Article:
(Originally posted on The Judgment of Paris Forum, May 16th, 2004, as a follow-up to the above comments.)
This project arose both out of love, and out of sheer frustration. It suddenly dawned on us just how ridiculous it was to be poring over mass-market fashion glossies every month, hoping to find at least one, single, tiny image of a plus-size model tucked away in a corner somewhere. And once Myrna Blyth's damning expose, Spin Sisters,
revealed that the "mixed messages" in said magazines were not the result of editors not knowing any better, but rather, of a calculated
effort at amplifying and exploiting women's insecurities, we realized that a healthier source of beautiful images was badly needed.
Also disturbing on the magazine front is how the most "progressive" periodicals cynically reinforce the false duality of "glamorous beauty vs. homely reality." For their fashion spreads, they still resort to straight-size models decked out in exciting clothing, enhanced by all of the cosmetic adornments that the top hair/makeup artists can provide, and shot in the most favourable manner possible by the world's greatest fashion photographers. But for topics related to size, they offer "reality" (i.e., unattractive, non-professional models, presented it in the most unappealing manner possible). This leaves the deck aesthetically stacked in favour of the anorex-chic standard, at the expense of plus-size beauty.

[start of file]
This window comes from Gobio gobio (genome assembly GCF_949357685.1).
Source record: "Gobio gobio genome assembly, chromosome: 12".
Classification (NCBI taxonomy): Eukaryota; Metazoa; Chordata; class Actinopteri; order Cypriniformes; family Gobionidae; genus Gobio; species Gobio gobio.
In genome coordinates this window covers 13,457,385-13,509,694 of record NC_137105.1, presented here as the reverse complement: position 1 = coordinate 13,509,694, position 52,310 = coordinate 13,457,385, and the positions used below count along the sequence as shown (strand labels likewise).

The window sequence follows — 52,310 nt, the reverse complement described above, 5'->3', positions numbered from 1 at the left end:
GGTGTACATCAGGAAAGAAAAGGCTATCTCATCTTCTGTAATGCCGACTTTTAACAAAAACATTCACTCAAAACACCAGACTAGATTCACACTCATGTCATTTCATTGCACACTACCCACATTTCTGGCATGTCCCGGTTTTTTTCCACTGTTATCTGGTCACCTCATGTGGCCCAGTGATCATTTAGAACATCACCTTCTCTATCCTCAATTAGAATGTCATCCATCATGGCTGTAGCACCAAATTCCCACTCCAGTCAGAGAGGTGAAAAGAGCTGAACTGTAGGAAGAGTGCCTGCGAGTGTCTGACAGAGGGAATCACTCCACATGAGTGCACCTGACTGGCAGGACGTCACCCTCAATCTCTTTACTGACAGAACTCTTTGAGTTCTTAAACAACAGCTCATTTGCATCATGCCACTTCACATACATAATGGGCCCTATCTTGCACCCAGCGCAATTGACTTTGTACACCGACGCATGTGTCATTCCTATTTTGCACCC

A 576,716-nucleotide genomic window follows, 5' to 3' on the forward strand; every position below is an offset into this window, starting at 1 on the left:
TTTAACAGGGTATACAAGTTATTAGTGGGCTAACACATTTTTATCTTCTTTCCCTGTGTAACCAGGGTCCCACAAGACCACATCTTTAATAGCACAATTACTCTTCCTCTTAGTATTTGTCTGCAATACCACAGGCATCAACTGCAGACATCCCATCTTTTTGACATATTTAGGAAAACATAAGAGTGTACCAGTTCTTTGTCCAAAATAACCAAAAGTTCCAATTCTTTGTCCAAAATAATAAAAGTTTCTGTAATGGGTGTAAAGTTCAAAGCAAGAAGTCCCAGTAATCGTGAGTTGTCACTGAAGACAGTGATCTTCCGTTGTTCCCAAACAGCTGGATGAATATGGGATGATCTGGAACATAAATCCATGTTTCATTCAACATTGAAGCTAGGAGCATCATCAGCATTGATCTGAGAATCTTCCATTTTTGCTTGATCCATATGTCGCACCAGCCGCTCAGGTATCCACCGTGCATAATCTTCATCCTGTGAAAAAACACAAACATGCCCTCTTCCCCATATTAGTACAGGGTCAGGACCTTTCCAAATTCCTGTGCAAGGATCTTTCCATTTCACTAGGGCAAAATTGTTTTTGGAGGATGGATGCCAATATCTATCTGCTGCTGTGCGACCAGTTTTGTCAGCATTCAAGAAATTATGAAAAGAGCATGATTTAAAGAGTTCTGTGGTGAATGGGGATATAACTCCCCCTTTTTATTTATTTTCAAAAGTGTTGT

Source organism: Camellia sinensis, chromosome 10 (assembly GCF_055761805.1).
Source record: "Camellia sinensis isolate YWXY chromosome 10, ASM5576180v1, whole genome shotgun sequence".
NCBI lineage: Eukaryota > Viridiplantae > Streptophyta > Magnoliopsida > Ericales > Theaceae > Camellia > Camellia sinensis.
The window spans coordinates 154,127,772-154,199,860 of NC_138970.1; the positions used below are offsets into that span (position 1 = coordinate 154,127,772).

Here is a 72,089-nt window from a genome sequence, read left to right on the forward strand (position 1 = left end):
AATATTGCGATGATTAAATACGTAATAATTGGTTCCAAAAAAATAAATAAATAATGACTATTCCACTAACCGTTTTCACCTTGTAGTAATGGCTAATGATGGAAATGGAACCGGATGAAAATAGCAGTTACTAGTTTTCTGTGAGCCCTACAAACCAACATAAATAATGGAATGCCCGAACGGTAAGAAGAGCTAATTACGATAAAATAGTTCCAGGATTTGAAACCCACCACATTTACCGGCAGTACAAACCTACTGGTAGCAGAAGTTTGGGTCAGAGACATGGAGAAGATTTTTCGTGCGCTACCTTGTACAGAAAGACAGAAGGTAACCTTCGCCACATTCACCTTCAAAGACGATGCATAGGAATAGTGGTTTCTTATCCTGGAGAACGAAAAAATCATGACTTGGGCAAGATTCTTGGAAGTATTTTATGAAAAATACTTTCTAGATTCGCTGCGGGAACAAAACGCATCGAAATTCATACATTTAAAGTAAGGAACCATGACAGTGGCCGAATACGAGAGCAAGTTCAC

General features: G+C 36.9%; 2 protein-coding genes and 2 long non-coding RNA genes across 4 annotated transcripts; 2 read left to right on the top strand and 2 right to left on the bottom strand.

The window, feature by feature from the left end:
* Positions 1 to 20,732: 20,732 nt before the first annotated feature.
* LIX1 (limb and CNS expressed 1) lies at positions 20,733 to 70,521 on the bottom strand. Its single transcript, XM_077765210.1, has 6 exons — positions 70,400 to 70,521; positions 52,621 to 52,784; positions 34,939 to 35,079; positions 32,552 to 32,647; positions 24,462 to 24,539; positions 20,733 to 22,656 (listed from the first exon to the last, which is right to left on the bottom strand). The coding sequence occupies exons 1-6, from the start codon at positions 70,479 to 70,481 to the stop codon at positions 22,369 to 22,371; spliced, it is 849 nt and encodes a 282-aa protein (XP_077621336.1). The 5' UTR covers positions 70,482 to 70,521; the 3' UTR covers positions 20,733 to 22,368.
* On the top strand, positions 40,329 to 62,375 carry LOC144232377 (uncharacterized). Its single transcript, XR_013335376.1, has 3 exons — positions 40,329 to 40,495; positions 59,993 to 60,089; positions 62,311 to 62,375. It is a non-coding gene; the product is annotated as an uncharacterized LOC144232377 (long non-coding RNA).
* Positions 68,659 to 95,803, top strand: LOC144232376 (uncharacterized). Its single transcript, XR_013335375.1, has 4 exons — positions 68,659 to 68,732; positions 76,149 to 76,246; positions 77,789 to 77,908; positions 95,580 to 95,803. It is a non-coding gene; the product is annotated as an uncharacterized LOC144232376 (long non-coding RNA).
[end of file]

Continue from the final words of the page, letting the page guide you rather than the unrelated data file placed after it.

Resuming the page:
Throughout Western history, full-figured femininity was neither a marginal standard, nor a representation of "reality," but, rather, the dominant ideal of womanly beauty. Hopefully, the Pinacotheca will reveal that suppressed truth to contemporary readers--trapped as they are within the ideological walls of the modern world.
Titian, Flora, c.1520-22: